Stories, updates, insights, and original analysis from The Planetary Society.
This past Monday night Apollo 11 astronaut Buzz Aldrin appeared as a contestant on the ABC television program
Moonwalker Buzz Aldrin is about to add another line to his resume when he appears on the television program,
Yes, I'm totally not kidding, that is the headline in the Sun:
The HiRISE public suggestion tool, called HiWish, is a Web site that allows you to log in and select a spot on Mars as a suggestion for where the HiRISE instrument should take an image.
The New Horizons science team is meeting this week. Ted Stryk was invited to attend the meeting, and he sent the following notes from the first day.
This was so cute I had to repost it -- and record it too.
I am the very last space blogger in the universe to post about this video, but that doesn't make it any less cool.
I think the new
Enjoy tonight's nearly-full Moon! I couldn't resist posting these snapshots that Alice Wessen took of the Jet Propulsion Laboratory's costume contest.
Grab your bell bottoms and Tang, and travel back to 1969 when Apollo 11's journey to the Moon captivated the world, and Neil Armstrong's and Buzz Aldrin's boot prints in the lunar dust transformed us into a multi-world species.
The Martian Craters Asimov and Danielson
This summer, the Smithsonian Institution's National Air and Space Museum in Washington, D.C. will commemorate that extraordinary moment in history with a very special Apollo 11 celebration, featuring the mission's original crew members along with former Johnson Space Center Director Chris Kraft.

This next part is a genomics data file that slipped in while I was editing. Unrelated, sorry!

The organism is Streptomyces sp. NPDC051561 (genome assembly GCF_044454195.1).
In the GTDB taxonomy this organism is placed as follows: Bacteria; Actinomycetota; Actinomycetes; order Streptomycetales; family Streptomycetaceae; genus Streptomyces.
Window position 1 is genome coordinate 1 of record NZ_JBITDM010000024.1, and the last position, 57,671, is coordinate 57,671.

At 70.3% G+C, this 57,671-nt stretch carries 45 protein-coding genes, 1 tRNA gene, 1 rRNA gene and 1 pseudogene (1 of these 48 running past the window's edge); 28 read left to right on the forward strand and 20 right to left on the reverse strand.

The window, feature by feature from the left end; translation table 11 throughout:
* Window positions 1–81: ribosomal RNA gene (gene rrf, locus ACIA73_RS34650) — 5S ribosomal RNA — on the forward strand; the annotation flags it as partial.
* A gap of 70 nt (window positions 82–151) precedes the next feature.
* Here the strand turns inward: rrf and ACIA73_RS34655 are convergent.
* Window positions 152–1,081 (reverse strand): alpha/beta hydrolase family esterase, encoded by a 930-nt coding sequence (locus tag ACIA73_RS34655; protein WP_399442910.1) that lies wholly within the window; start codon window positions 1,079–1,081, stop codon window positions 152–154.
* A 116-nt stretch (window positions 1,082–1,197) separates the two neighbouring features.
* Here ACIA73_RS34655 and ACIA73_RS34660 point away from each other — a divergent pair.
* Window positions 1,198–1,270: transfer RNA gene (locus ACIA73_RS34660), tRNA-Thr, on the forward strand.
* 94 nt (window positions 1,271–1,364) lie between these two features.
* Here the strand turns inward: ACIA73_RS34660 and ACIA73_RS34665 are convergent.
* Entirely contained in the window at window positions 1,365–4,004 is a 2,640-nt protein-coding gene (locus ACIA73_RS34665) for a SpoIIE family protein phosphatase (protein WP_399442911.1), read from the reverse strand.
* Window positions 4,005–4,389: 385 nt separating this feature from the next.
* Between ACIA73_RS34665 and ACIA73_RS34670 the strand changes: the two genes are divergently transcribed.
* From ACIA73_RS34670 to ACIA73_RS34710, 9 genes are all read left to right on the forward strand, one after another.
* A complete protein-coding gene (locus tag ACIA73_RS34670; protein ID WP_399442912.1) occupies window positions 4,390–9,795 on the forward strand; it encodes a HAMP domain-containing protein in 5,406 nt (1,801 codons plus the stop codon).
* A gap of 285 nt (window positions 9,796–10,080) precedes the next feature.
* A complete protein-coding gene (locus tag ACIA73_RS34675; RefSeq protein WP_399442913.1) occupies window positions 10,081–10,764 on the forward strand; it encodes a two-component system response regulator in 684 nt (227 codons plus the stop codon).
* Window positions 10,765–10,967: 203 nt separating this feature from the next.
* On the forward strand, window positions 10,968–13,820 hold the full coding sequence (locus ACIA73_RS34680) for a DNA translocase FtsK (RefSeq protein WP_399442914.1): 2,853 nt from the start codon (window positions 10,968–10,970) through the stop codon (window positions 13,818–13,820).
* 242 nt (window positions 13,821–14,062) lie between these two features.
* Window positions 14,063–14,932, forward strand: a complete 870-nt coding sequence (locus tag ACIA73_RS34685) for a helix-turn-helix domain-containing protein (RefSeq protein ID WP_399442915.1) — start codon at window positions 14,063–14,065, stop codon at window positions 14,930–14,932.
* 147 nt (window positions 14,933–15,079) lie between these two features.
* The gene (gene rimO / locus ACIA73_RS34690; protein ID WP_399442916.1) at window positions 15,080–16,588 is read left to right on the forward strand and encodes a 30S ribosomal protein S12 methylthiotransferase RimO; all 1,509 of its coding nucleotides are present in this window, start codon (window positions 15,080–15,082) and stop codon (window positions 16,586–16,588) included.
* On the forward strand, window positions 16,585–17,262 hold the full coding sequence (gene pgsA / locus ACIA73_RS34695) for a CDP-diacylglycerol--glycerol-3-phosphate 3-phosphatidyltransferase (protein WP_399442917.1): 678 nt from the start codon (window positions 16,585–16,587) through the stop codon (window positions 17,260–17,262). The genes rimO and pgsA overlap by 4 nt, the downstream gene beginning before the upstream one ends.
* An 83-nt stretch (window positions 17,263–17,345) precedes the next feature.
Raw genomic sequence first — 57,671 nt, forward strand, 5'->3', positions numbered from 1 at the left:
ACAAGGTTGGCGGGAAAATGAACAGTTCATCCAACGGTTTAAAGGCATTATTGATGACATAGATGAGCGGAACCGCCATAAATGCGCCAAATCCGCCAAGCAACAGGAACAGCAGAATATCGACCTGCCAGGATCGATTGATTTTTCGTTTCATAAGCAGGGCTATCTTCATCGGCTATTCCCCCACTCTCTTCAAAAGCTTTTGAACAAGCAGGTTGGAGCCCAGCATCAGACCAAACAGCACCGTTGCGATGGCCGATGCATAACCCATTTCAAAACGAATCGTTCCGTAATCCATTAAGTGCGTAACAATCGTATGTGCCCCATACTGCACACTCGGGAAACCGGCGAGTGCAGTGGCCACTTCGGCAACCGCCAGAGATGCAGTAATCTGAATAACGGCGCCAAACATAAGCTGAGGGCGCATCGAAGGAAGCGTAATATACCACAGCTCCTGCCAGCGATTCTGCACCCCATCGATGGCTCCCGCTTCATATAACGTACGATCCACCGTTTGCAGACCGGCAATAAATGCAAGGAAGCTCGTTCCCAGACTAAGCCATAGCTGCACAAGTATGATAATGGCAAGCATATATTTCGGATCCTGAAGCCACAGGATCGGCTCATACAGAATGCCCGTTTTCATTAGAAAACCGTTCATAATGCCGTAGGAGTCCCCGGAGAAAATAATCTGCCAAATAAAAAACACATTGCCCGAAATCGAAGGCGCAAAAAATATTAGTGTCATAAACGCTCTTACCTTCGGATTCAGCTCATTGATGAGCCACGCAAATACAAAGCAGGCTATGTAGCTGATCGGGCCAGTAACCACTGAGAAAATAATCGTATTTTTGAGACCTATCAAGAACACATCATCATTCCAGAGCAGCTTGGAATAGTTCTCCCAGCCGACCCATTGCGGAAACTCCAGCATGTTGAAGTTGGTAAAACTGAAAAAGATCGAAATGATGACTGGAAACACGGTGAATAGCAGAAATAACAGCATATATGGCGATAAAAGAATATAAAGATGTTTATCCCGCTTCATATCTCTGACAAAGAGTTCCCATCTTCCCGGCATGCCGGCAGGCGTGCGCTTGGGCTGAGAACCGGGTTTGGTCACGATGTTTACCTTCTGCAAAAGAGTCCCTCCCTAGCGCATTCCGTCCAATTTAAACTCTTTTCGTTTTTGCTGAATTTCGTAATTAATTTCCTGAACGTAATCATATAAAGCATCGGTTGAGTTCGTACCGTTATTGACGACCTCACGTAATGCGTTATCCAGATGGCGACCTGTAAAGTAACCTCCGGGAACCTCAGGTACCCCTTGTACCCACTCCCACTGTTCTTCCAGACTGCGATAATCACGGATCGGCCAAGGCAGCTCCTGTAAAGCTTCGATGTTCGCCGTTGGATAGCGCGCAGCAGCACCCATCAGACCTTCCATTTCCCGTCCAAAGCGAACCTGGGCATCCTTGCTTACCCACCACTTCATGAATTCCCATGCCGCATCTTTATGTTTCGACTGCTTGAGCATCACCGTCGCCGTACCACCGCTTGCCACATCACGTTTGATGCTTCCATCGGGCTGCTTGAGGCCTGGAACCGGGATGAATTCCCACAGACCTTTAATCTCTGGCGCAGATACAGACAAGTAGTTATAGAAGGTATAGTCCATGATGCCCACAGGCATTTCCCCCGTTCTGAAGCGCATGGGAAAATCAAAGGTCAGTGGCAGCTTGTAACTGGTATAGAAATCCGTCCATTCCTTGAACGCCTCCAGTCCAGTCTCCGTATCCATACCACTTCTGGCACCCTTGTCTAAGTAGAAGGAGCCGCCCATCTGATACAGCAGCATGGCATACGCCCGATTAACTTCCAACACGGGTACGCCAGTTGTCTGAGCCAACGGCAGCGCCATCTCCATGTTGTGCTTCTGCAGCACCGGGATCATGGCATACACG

It's a legal holiday here in the U.S. (President's day), and my daughter's babysitter is taking the day off, so I won't be getting much work done today. But I thought I'd check in to share the fact that, as we got out of the car last week, my daughter pointed up in the sky at the crescent moon and said
I thought this was a fun image to kick off the weekend. This isn't the first happy-looking crater to be photographed from Mars, but I really like this one; it's more goofy.
The story of a Sasquatch-shaped rock visible in a recent panorama from Spirit is getting a lot of play in the mainstream media, but fortunately, it's not being taken very seriously. (My favorite take on this picture is the lead from the Times Online story about it:
Yesterday I deposited the baby with her grandmother and went to the Jet Propulsion Laboratory for a press junket to the opening of their new Mars Yard.
Read that title aloud. Yes, the last minute of 2005 is actually 61 seconds long.
A fun NASA explainer just crossed my email inbox and I thought I'd share it.
There was a stage set up on the steps of the administration building, and the quad in front of it was filled with JPLers of all ages and descriptions. Rick Grammier and Don Yeomans introduced the band -- five guys, all members of the band since 1953 or earlier, still rockin' and rollin'.
Apparently there is a bogus email circulating around the Web with the following text: